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Arizona Republicans block quick push to repeal near-total abortion ban, which hasn’t taken effect yet

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(WASHINGTON) — Arizona Republicans on Wednesday blocked efforts to move forward on a bill to repeal a near-total abortion ban in the state that dates to 1864, which the Arizona Supreme Court ruled this week is enforceable.

Despite many members in their own party calling for an end to the law, GOP leaders in the Legislature, which is controlled by conservatives, said they will be “closely reviewing” the court’s ruling and listening to constituents to determine the best course of action.

“The Supreme Court has made its decision, and it was one based solely on the text of the law – it was not a policy statement,” Senate President Warren Petersen and House Speaker Ben Toma said in a statement to ABC News.

Petersen and Toma noted that the court’s ruling this week has not yet taken effect and is expected to not kick in for several weeks, at least.

“During this time, we will be closely reviewing the court’s ruling, talking to our members, and listening to our constituents to determine the best course of action for the legislature,” the state Senate president and House speaker said.

The court ruling on Tuesday drew support from abortion opponents and denunciation from advocates for reproductive rights, including President Joe Biden, who labeled it “cruel” and blamed it on the “result of the extreme agenda of Republican elected officials who are committed to ripping away women’s freedom.”

The president of Susan B. Anthony Pro-Life America, Marjorie Dannenfelser, who opposes abortion, called the court decision an “enormous victory for unborn children and their mothers.”

“Reinstating Arizona’s pro-life law will protect more than 11,000 babies annually … The compassion of the pro-life movement won in court today,” she said.

But notable Arizona Republicans, including Senate candidate Kari Lake and former Gov. Doug Ducey, both of whom supported less strict abortion bans, distanced themselves from the court’s decision.

Democrats and Republicans alike in the Legislature have been calling to repeal the ban, which predates Arizona’s statehood and includes only an exception to save the life of the pregnant woman.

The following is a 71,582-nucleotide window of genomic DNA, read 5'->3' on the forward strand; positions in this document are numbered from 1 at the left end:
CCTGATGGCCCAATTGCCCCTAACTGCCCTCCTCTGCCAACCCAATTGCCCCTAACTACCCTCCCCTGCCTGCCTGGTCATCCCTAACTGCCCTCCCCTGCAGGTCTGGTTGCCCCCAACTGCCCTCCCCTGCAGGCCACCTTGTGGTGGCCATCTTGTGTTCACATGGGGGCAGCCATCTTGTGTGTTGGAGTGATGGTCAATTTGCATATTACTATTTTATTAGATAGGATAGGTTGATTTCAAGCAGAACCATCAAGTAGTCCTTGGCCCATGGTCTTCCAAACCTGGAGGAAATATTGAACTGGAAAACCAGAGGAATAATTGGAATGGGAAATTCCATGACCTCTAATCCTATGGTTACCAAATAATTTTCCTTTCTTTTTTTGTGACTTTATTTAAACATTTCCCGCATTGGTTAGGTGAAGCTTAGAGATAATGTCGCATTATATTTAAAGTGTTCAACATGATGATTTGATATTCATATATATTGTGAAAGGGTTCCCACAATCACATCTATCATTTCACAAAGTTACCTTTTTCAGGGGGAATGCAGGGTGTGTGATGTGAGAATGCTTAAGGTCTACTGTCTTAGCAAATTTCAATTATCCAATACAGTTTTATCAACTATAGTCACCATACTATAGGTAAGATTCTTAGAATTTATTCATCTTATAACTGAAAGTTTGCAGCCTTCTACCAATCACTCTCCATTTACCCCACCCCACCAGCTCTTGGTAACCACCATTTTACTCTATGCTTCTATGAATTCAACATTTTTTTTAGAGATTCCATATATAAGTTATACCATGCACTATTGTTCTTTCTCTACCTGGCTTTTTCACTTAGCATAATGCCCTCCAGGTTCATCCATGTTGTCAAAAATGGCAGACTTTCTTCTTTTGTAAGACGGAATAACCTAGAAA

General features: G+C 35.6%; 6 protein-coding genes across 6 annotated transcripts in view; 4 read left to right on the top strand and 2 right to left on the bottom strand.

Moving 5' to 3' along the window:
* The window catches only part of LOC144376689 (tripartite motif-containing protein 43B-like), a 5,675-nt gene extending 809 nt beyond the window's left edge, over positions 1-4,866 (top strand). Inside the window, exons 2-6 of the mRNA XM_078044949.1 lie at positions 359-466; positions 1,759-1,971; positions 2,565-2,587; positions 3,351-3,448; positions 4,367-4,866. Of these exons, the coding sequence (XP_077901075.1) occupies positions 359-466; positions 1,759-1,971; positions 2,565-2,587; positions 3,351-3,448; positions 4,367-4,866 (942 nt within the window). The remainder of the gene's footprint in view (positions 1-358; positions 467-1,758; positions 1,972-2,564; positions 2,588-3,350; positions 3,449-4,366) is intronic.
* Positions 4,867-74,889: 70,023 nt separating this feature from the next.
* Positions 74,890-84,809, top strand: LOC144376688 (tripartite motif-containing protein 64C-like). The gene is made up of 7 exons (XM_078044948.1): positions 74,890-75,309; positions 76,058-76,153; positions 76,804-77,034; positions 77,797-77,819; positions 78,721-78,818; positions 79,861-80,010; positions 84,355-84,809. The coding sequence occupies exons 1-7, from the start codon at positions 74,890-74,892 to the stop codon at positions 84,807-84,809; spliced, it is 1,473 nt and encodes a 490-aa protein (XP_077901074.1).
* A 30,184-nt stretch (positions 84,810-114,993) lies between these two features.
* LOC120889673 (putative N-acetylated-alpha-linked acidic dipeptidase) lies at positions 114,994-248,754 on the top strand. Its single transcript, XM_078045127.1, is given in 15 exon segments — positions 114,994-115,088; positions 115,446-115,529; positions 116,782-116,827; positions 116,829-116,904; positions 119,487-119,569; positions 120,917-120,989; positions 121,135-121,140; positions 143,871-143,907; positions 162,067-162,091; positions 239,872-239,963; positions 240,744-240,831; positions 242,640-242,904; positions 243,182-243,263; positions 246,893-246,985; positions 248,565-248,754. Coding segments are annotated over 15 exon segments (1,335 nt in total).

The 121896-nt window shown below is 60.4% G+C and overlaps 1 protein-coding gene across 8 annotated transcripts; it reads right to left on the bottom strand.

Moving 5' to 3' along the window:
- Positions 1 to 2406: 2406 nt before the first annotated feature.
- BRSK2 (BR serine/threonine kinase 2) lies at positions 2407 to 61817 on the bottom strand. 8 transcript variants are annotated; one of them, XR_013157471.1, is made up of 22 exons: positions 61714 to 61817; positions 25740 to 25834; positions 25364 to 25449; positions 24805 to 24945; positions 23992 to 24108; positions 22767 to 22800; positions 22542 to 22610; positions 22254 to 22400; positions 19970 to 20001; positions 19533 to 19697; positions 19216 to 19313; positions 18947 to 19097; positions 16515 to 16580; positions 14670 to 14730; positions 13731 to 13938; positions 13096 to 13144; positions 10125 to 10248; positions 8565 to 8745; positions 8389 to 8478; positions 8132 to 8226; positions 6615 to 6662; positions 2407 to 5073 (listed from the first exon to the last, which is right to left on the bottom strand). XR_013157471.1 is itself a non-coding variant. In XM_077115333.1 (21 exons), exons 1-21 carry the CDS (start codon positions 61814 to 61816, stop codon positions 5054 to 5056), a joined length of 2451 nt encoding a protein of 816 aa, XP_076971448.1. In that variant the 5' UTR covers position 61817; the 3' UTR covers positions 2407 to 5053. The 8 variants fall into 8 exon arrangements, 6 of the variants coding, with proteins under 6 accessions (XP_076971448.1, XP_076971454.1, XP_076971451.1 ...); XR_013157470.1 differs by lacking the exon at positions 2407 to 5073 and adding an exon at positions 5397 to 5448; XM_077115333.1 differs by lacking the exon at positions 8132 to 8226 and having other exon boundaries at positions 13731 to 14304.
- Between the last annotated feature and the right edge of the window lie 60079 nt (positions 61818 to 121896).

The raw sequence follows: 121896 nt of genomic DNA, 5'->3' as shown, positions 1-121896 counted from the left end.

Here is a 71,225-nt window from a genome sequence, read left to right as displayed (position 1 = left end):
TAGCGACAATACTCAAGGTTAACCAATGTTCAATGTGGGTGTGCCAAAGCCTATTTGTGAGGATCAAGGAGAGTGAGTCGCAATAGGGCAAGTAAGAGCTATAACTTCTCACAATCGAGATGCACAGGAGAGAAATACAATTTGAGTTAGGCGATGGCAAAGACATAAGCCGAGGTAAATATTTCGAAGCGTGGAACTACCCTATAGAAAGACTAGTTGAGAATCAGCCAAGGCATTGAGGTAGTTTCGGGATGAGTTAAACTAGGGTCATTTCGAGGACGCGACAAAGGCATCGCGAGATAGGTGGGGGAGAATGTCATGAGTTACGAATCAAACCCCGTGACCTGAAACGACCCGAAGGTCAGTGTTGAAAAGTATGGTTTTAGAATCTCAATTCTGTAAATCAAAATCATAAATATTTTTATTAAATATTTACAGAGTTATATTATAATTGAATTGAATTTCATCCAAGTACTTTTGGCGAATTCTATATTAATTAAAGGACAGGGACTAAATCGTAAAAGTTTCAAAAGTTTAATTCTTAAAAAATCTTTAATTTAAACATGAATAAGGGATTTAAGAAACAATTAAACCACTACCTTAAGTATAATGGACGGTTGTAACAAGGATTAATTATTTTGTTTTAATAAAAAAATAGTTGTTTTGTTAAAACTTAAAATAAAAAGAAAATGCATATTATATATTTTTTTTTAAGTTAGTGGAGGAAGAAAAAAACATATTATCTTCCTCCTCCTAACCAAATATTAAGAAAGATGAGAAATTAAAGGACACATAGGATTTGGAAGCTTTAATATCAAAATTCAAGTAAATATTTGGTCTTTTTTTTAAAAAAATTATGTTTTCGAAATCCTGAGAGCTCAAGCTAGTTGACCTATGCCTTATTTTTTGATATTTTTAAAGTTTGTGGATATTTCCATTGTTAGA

Amid the bipartisan outcry, drama was stirred in the Arizona House on Wednesday as Democrats tried to bring forward a bill to repeal the law.

Republicans got ahead of them, with Rep. Matt Gress moving to bring the legislation to the floor. But then he quickly joined other Republicans to temporarily adjourn for recess before they could vote.

There were then chants of “shame, shame, shame” from Arizona Democrats, per members in the room.

The state House later narrowly voted, 30-29, to adjourn for the next week.

Democratic Rep. Stephanie Stahl Hamilton — who introduced the proposal in the House to repeal the ban — made a passionate speech to her colleagues amid the voting on the second motion to adjourn.

“We’re in a real moment right now. We’ve got the eyes of the world watching the state of Arizona. And that’s not hyperbole,” she said.

“This is probably one of the most important decisions we will make this legislative session. And when people’s lives are at stake, we don’t have time to waste. So today we need to stay in this chamber,” she said.

Republican Rep. Teresa Martinez then took to the floor to advocate for the body to adjourn so that they might not “rush on this very important topic.”

She also decried the actions of her Democratic colleagues earlier in the day, when they chanted “shame” at Republicans on the floor.

“I cannot believe the lack of decorum and childish behavior displayed,” she said.

Gov. Katie Hobbs, a Democrat, slammed state Republicans, saying they “had the chance to do the right thing for their constituents, and they failed.”

“I will do everything in my power to protect reproductive freedoms for Arizona women. … My heart is with every single woman who is now questioning if it is safe for them to start a family. I am proud to be a voice for every Arizonan who believes in freedom and bodily autonomy,” Hobbs said in a statement to ABC News.

“This fight is far from over,” she said.

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